November 9, 2015
Controversial Cups? Starbucks Holiday Red Cups Create Uproar

Controversial cups? Who knew that so much anger could be caused by a simple red cup! Starbucks began the 2015 holiday season with the unveiling of their new holiday cup meant to bring cheer. Instead, the simple red cup with green logo has stirred up jeers. Fox News reported the reason for the anger over the red cups is what is missing.

Every year Starbucks unveils a red cup with a centerpiece of their green logo. In years past, red on red snowflakes, ornaments, and graphics appeared as part of the red cup design. Instead of adorning the cups with artsy cheer, Starbucks decided that the 2015 two-tone red design would be a simple ombre' shading from a darker cranberry on the cup's bottom into a bright poppy color at the top.

[Image courtesy of Starbucks]
[Image courtesy of Starbucks]How did a simple red color create controversial cups? On November 1, Starbucks posted a welcome back to their seasonal red cups on social media. The red Starbucks cups have become a familiar welcome to the winter holiday season for the coffee brand's aficionados. This year the new simple plain red cup design has brought cold anger and debates instead of holiday warmth.

On Facebook, Starbucks welcomed the 2015 cup simply by showcasing a hand holding the red cup with the familiar green logo and a "Welcome back, red cups!"

https://www.facebook.com/Starbucks/photos/a.152298483056.110092.22092443056/10153674592503057/

With the plain design came controversial remarks on social media. Joshua Feuerstein, the evangelist that uses social media to spread his thoughts, posted a video rant on Facebook. The video posted by Feuerstein is captioned, "Starbucks REMOVED CHRISTMAS from their cups because they hate Jesus."

The controversial cups created over 447,000 shares and more than 153,700 likes of Feuerstein's video, along with many comments. Joshua believes that Starbucks is supposedly removing Christmas from their cups, angrily detailing in response, "SO I PRANKED THEM... and they HATE IT!!!!" urging others to pass on the anger stating, "#share and use #MERRYCHRISTMASSTARBUCKS."

In an email to CNNMoney, Feuerstein boasted that his video garnered more than 10 million views. Joshua wrote "I think Starbucks has gotten the message that the Christian majority in this country has awakened and are demanding that our voice be heard."

Viewing the controversial video, Feuerstein rants how Starbucks wanted to take Christ and Christmas off of their cups simply by using the plain red color. He then states how Starbucks is not allowed to greet customers with merry Christmas. Joshua's movement has seemed to backfire on him, as most comments viewed are in favor of Starbucks and questioning the remarks of the enraged evangelist.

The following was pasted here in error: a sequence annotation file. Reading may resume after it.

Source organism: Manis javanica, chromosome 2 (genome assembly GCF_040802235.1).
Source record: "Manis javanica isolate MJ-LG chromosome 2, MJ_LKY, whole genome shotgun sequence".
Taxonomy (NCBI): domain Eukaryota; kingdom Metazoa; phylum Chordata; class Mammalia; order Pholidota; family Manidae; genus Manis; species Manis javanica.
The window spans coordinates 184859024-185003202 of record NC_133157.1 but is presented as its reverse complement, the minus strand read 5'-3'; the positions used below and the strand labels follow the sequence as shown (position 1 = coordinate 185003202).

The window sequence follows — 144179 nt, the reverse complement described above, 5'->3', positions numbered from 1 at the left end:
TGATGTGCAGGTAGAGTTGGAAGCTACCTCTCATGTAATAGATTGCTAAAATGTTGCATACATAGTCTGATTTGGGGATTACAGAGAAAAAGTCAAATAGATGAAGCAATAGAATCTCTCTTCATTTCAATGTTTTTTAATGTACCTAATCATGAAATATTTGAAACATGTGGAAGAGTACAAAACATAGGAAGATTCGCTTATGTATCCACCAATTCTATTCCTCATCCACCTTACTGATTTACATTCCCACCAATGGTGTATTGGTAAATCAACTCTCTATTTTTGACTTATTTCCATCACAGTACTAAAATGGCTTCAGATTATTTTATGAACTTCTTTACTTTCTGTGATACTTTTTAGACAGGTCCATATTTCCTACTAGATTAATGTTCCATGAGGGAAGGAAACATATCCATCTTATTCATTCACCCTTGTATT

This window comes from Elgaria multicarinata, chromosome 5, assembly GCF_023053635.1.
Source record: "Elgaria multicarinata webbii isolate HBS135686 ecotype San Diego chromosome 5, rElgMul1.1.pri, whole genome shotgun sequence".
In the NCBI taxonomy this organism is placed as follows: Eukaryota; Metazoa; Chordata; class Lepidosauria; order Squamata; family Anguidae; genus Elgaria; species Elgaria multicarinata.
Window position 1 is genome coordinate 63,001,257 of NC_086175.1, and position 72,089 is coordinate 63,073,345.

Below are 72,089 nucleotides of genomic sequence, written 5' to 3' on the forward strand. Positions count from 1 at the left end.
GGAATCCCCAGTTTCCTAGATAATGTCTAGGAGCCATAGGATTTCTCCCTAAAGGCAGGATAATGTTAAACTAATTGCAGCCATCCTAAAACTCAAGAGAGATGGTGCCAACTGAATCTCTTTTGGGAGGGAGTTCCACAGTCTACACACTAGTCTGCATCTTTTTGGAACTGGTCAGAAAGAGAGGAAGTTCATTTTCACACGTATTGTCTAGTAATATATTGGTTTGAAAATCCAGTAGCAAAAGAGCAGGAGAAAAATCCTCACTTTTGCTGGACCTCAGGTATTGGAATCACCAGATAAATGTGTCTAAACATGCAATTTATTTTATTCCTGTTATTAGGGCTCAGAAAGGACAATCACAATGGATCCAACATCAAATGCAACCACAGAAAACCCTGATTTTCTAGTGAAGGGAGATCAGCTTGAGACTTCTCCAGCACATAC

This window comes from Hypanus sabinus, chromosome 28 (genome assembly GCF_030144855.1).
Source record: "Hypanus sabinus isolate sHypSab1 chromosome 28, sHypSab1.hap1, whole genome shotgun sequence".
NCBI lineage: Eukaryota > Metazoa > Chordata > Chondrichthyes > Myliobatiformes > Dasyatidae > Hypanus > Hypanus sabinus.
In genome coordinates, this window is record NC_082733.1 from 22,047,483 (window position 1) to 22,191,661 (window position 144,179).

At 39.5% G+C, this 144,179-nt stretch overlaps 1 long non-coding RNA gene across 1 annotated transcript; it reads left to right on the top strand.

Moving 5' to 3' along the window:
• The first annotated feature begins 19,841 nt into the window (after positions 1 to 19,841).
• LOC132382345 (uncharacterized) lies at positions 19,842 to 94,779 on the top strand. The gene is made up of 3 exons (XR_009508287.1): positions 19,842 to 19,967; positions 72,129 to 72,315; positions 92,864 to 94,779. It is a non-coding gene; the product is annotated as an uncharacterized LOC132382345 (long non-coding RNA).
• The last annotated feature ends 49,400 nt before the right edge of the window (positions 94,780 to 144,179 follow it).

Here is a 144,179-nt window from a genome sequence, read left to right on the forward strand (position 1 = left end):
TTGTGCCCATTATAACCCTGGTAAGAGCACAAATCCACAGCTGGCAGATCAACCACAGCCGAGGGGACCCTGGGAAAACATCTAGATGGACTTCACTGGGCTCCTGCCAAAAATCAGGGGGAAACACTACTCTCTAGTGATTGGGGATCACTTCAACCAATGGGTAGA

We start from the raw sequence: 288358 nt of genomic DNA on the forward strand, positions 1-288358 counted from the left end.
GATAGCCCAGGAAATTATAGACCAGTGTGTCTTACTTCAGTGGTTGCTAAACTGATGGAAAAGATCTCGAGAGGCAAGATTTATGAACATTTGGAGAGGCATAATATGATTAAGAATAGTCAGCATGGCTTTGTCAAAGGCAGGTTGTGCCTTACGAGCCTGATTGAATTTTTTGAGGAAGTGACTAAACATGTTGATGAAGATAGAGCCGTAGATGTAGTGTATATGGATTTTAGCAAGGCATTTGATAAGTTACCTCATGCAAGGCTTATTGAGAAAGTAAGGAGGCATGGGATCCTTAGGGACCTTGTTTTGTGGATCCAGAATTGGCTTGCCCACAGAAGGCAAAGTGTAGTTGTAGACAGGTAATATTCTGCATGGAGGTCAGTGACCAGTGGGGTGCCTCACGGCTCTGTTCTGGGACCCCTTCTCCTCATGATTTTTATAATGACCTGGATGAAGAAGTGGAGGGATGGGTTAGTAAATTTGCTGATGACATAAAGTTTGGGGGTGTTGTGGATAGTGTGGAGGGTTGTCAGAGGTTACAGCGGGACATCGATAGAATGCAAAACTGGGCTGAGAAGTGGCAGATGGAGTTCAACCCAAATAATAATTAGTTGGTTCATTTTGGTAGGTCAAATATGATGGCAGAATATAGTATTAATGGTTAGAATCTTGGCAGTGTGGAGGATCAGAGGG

https://www.facebook.com/krisrollins/posts/10153397980432917

Did Starbucks believe their 2015 holiday tribute would turn into controversial cups? Jeffrey Fields, Starbucks vice president of Design & Content, noted on the Starbucks website, "In the past, we have told stories with our holiday cups designs. This year we wanted to usher in the holidays with a purity of design that welcomes all of our stories."

Starbucks 2013 holiday red cup. [Image courtesy of Starbucks]
2013 Starbucks holiday red cup. [Image courtesy of Starbucks]Perhaps the best response to any controversy involving Starbucks and Christmas, is a short video on Vine by Dschwen LLC. Tweeted by Starbucks, the video states simply, "All you need is love. Oh, and Starbucks #RedCups."
"Starbucks has become a place of sanctuary during the holidays," Fields states. He continues, "We're embracing the simplicity and the quietness of it. It's more open way to usher in the holiday."

The Starbucks' red cups have been part of seasonal cheer since 1997. They have featured an assortment of unique designs. Although the first year showcased jazz themed cups in multiple colors, the holiday cups have morphed into simpler designs using red on red art. Should not the holidays be a time to represent unity and not be about controversial cups?

[Image courtesy of Starbucks]